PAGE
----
The Supreme Court on Monday pulled up the Sahara Group for not refunding Rs 27,000 crore to its investors within the specified time-frame. A bench headed by chief justice Altamas Kabir also asked Sahara senior counsel Gopal Subramaniam to inform by Tuesday whether the group would be able to repay its investors within a week.
Justice Kabir flayed the firms for not complying with earlier orders, remarking that the firms’ plea does not merit a hearing. “Your intention is very shaky and every step taken by you is shaky. We can’t interpret our order according to your needs,” the bench said while rebutting Subramaniam for trying to justify the group’s failure to refund the entire amount. “You are justifying your conduct, which is not justifiable,” justice Kabir said.
The SC had on August 31 directed the Sahara Group entities — Sahara India Real Estate Corporation (now known as Sahara Commodity Services Corporation) and Sahara Housing Investment Corporation — to refund around R27,000 crore collected from investors through optionally fully convertible debentures (OFCDs).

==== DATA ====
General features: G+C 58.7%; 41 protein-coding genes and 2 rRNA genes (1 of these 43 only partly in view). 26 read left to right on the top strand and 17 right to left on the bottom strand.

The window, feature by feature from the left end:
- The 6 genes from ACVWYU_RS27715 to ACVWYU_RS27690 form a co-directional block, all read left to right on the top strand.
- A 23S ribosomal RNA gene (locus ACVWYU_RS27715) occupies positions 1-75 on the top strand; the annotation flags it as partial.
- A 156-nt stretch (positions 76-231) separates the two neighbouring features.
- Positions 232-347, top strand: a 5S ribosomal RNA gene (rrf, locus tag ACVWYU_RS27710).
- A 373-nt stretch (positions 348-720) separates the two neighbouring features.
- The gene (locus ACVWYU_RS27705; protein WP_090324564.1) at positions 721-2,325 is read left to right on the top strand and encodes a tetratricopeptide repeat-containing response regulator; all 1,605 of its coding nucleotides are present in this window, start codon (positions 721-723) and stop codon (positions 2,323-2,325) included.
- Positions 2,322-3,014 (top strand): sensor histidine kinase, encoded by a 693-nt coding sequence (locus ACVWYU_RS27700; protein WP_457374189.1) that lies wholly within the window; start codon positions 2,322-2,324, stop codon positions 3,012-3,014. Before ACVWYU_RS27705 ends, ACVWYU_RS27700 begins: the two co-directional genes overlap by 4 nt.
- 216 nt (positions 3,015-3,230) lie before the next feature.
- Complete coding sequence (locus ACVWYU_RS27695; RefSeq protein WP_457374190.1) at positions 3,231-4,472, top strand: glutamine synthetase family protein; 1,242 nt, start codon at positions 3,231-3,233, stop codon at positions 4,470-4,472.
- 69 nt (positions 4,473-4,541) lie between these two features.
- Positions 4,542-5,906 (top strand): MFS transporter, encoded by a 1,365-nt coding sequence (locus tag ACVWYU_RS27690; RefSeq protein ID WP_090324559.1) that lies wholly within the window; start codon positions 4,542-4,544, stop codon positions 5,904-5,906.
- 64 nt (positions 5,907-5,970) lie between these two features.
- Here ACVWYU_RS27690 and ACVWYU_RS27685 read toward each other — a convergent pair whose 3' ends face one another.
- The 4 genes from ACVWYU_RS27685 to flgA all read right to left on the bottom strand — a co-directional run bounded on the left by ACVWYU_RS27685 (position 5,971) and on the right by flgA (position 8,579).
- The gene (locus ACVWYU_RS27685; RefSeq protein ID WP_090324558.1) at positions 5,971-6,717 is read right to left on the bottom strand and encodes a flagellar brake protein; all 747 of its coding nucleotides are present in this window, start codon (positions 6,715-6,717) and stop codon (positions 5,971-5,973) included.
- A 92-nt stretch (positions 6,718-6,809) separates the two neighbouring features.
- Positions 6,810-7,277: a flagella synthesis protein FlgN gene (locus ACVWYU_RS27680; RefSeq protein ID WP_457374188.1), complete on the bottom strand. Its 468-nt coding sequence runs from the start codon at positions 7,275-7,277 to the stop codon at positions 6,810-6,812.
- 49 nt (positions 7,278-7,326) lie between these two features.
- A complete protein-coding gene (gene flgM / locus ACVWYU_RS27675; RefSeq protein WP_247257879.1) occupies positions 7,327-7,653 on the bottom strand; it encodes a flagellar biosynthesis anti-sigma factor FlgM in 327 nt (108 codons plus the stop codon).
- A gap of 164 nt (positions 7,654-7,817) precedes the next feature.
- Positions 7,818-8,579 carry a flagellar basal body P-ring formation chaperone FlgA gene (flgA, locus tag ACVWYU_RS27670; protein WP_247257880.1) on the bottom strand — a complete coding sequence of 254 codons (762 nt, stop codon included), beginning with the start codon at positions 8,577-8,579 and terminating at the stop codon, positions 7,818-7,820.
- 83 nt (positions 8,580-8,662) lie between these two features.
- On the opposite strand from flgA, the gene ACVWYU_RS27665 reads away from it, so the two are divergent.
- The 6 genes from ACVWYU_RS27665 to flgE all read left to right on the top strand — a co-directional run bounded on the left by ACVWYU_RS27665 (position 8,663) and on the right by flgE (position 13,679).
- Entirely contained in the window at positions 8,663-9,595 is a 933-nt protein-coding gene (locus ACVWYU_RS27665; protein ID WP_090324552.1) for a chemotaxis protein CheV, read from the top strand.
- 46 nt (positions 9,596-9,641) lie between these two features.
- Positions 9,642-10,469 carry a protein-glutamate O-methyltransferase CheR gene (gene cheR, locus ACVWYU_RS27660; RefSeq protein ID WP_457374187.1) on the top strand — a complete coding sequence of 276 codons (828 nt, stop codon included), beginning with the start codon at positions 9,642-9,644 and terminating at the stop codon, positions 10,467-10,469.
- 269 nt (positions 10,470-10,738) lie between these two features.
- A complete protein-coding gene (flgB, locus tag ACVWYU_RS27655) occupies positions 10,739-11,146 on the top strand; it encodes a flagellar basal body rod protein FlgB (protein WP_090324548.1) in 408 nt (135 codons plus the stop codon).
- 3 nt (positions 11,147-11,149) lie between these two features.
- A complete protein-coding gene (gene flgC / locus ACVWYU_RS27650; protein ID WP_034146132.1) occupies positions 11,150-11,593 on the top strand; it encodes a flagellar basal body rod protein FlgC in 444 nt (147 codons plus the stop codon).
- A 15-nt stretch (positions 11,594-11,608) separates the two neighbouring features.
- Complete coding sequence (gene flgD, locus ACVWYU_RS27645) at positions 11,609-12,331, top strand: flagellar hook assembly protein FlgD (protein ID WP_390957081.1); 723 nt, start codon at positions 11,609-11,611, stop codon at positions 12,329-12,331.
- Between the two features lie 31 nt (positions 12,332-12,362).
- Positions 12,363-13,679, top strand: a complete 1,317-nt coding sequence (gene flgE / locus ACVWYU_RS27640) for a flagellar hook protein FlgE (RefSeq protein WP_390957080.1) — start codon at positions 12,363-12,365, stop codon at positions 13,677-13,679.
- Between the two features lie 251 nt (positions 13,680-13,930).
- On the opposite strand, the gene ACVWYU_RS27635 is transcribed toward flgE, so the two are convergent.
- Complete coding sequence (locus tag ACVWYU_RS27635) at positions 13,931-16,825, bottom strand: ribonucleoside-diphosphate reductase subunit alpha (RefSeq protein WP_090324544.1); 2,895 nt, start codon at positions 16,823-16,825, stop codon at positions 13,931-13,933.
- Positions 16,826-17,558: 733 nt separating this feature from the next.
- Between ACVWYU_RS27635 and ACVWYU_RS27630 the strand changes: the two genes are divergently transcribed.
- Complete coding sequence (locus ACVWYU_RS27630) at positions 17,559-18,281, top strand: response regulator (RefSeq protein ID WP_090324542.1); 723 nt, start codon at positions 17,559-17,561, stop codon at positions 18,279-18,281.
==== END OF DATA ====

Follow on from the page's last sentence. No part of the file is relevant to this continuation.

Opposing Sahara's plea, market regulator Sebi submitted that it has already filed a contempt petition against them and strong action should be taken against the firms for non-compliance with the apex court's August 31 directions to furnish documents within 10 days to Sebi to verify investors who had invested in its OFCDs.
The bench, however, said it was more concerned about ordinary people who invested in Sahara companies. “If you want me to send them to jail, we would send them, but we are more concerned about the investment made by the common man,” justice Kabir observed.
Sahara had moved the SC against the refusal of the Securities and Appellate Tribunal to accept a deposit or pay order of Rs 5,120 crore, arguing it had fulfilled the court order directing a full refund of Rs 17,400 crore to all its investors by November 30, the deadline set by the apex court.
The apex court had said that if the group failed to meet the payment deadline, its assets could be seized to enable full refund of money to 3.3 crore investors. The group claims it had offered the money to Sebi, which declined it, prompting it to move the tribunal, which last week refused to accept the money saying a higher court was already seized of the matter.
Sahara's rush to the apex court was triggered by Sebi's decision to write to 88 banks